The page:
Loszeal is yet another newcomer to the Japanese metal scene. As far as I can tell, they struggled underground for a couple of years before releasing this debut album through the respectable label, Black-listed Productions. Atypical of the country, there's almost zero power metal to be found here. Indeed, this is just a “straightfoward” progressive metal release as the cover would indicate. Despite not being highly groundbreaking or revolutionary, Loszeal's form of prog is quite enjoyable, and the band is capable of crafting good melodies while displaying some technical virtuosity.
The album doesn't actually credit anyone as a drummer which initially made me worry that there was a drum machine. However, the PV of Freak Outsider has some random dude in the back that seems to actually be playing the drum part so I'll assume that was the same guy on the album. There is more mechanical drumming from techdeath bands that abuse triggers anyway, so it's not something to fuss over.
Their sound is pretty standard progressive metal although Loszeal never drifts into what I like to call “riffless prog” (like Dream Theater). Loszeal also plays more on the aggressive end of the prog metal spectrum, but manages to write actual melodies in the riffs without falling into the “chug prog” trap (like later Between the Buried and Me). Structure-wise, the songs here aren't terribly complex, but they do all deviate from verse-chorus with plenty of musical ideas to justify the song lengths. The band injects odd time signatures, complexity, and technical proficiency in all of the individual sections making this release overtly progressive.
One distinguishing feature of the band, for better or worse, is vocalist Mami Hachiya. On a purely technical level, she's solid in terms of intonation and all of that, but her tone is actually quite grating, and there are sections where she's intentionally off-key. It sort of works for the music, but it's a surprisingly harsh vocal delivery for female clean singing especially from a country that's so oriented around melodic songs. As a side note, there's a healthy amount of Engrish in the lyrics here so beware. The vocal melodies themselves are actually extremely catchy (the chorus of 懶惰、断絶 is fantastic), and there's lots of really nice moments on it. It's just a little different, but it's completely understandable why someone might be turned off.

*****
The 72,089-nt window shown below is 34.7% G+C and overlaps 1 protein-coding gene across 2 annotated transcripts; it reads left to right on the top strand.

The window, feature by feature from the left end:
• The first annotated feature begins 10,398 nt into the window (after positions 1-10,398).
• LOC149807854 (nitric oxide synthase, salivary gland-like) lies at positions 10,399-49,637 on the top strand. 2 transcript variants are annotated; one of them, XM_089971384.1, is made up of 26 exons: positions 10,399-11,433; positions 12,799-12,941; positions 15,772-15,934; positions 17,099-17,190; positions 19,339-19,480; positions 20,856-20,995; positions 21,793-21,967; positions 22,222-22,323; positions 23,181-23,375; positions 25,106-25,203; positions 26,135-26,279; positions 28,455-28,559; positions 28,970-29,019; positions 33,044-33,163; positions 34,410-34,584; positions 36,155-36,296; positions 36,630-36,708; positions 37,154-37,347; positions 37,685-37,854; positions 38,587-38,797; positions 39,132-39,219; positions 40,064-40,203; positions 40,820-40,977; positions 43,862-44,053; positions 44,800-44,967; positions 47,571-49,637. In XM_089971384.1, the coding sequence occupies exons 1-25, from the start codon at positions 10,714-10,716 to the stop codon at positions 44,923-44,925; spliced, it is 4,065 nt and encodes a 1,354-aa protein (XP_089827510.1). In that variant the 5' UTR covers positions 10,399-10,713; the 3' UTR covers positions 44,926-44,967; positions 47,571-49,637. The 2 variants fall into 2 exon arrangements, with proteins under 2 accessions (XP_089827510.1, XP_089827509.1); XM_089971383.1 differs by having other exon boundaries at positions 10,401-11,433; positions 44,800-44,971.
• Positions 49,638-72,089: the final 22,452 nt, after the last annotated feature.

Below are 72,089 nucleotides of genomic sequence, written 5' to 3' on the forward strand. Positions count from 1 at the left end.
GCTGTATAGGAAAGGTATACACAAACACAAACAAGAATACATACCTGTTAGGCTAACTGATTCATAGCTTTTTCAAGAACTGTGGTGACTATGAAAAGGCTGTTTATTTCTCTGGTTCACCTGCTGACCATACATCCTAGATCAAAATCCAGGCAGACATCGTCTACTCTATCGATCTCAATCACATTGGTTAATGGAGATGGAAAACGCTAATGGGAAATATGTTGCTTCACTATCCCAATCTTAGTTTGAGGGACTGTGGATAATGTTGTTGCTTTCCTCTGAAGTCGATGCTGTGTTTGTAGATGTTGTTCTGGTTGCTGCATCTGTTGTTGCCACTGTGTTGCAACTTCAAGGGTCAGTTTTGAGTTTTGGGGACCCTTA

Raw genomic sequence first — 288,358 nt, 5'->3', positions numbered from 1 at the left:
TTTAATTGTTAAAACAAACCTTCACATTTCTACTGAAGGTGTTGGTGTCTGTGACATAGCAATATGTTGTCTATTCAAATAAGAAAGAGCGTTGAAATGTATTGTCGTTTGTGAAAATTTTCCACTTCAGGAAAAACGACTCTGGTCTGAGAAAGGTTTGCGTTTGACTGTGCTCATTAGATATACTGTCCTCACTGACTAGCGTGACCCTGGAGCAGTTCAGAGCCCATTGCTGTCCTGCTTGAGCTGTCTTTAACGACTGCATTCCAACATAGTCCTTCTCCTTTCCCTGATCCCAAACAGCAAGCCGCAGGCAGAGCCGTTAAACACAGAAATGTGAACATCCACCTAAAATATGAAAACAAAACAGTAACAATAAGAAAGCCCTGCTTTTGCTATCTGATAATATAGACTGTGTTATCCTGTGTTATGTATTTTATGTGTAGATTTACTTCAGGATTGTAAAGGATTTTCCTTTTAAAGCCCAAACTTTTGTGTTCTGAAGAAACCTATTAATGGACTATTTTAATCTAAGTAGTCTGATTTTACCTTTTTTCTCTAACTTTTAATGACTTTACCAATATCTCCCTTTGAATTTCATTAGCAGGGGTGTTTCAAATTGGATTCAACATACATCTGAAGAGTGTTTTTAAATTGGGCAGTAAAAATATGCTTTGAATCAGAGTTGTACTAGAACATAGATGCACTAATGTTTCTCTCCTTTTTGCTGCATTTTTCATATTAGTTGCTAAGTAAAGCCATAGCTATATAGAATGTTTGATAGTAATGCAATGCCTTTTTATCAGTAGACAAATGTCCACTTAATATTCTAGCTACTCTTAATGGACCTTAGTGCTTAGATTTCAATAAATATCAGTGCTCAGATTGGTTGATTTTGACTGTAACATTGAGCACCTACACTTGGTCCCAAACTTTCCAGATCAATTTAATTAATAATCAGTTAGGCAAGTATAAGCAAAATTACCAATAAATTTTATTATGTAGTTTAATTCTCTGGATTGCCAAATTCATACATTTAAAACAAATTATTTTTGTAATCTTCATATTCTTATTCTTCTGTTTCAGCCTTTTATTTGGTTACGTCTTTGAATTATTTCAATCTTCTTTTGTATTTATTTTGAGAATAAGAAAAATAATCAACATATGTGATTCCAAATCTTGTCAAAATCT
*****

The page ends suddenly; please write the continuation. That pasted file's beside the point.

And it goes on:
Production-wise, the album is nice and clean. Ryosuke Yamada, the main star of the show, plays a lot on the low end of his guitar, and the distortion overlaps the bass tone a lot and drowns it out a little bit. However, it is nowhere near inaudible, and you can pick the bass out easily if you look for it. I would prefer the bass tone to be more defined and higher in the mix, but it's just a personal preference and nothing major. Fortunately, Takuma Hongo often deviates from the guitar and becomes completely clear, so my gripe becomes irrelevant there. As expected of progressive metal, there's quite a bit of synths here, but it's mostly reserved for the wank sections and adds some extra countermelodies.
The standout tracks to me would be the slightly jazzy and more mellow Adaptation : uoitatdapV, the spastic Freak Outsider, and the closing epic Ideal world. On those tracks, all of the elements of the band seem to come together the best and most of the technically impressive moments occur there. I have no strong complaints overall, but the chorus of Repeat Itself is notably weak. The biggest flaw of Loszeal is that they simply don't stand out. Paradoxically, a group like this is not too common in their home country since most prog bands in Japan inject a large amount of power metal influence in their sound. Loszeal has almost zero power metal, but when compared to the amount of progressive metal groups in the western world, it's not terribly original. Fortunately, the band does not fall into most of the traps of modern progressive metal. The melodies here are all very memorable without too much wank, and the band never goes to half-assed ambient territory nor try sappy lame ballads.
All in all, it's a solid, well-written release that would be entertaining to prog fans despite not being absolutely essential.Rating: 80/100